Donald Trump has banned transgender people from serving in the US military "in any capacity".
He announced the move in a series of tweets, saying he had come to the decision "after consultation with my generals and military experts".
The move reverses a policy began under Barack Obama and currently under review, in which the Pentagon ended a longtime ban on trans people serving openly in the military.
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Defence Secretary James Mattis announced last month that military chiefs had six months to determine if allowing transgender people in the armed services would affect the "readiness or lethality" of the force.
A debate is also raging over the Obama-era practice of requiring the Pentagon to pay for medical treatment related to gender transition in the military, reports the New York Times.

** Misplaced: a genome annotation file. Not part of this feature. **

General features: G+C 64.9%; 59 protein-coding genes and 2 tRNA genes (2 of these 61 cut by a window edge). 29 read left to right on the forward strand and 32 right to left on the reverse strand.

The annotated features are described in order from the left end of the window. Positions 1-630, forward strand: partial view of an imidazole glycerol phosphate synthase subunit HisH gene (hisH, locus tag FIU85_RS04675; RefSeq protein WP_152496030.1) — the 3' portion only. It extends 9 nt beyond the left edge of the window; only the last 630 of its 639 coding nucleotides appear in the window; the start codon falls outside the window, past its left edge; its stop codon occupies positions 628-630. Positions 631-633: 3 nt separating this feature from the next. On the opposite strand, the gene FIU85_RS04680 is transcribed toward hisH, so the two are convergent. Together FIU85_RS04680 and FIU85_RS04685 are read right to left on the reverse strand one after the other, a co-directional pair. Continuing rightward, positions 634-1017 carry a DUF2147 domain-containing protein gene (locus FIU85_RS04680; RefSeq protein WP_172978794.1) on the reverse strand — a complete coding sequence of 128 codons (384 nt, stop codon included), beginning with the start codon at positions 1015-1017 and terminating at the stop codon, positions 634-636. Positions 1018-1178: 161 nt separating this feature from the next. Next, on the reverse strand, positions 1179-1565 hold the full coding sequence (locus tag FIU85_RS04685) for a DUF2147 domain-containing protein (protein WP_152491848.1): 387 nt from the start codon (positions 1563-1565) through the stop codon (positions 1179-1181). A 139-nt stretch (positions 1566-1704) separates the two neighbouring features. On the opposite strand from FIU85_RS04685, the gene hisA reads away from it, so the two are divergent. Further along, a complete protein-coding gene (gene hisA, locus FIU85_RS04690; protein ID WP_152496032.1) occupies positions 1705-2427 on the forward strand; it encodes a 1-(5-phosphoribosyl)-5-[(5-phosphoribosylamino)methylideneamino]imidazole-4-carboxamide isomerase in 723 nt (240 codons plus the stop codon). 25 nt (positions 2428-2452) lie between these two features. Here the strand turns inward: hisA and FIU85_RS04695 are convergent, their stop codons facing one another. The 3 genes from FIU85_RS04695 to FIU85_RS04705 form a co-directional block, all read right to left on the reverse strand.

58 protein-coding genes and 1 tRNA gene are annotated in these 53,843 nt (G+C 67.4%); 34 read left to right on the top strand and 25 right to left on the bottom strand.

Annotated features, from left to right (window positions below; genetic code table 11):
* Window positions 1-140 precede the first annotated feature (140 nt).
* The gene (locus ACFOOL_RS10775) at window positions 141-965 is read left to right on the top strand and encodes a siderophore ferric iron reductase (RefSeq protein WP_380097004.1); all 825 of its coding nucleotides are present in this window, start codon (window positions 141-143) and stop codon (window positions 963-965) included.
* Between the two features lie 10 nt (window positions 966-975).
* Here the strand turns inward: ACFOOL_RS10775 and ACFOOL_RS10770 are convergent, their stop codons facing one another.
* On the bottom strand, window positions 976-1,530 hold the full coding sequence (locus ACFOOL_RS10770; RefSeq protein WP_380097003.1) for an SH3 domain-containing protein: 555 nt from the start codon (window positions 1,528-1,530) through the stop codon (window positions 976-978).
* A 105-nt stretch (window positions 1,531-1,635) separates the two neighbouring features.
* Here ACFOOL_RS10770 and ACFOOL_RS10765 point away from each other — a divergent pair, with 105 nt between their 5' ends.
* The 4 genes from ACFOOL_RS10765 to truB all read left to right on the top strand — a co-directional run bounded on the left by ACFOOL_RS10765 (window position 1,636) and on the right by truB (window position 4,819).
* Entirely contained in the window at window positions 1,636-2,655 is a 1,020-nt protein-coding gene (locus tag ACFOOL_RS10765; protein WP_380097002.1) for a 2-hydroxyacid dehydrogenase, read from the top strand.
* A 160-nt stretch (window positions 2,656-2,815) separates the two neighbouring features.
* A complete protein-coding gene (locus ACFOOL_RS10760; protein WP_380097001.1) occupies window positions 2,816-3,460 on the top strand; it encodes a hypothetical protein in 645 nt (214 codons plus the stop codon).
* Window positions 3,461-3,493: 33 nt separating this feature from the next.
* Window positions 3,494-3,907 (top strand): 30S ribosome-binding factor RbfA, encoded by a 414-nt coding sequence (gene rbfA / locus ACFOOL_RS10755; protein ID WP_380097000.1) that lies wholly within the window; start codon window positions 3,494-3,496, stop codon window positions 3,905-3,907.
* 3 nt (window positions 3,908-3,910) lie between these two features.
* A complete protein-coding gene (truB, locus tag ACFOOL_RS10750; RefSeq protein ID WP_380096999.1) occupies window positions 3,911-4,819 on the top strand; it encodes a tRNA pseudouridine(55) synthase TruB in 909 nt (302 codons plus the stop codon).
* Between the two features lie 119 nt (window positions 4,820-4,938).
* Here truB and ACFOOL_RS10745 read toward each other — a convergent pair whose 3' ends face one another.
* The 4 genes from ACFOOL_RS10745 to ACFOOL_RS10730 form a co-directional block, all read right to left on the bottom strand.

Republican Congresswomen Vicky Hartzler proposed an amendment to a $700bn (£533bn) budget bill that would bar the Pentagon from spending money on transition surgery or related hormone therapy, similar to that given to WikiLeaks whistleblower Chelsea Manning.
Aaron Belkin, director of the Palm Centre think-tank which studies gender and sexuality in the military, said Trump's decision would force transgender troops to in effect live as gays and lesbians did under Don't Ask, Don't Tell, the US military's ban on openly gay and lesbian servicemen and women which was lifted in 2011, reports the BBC.
"It's not clear why the president would want to bring it back now for transgender troops, when all the evidence suggests that inclusive policy benefits the military and discrimination hurts the military," he said.
There is no official tally of transgender people serving in the military and estimates range from 2,450 to 15,000. NPR said it was "not immediately clear" how the ban would affect those already openly serving in the armed forces.
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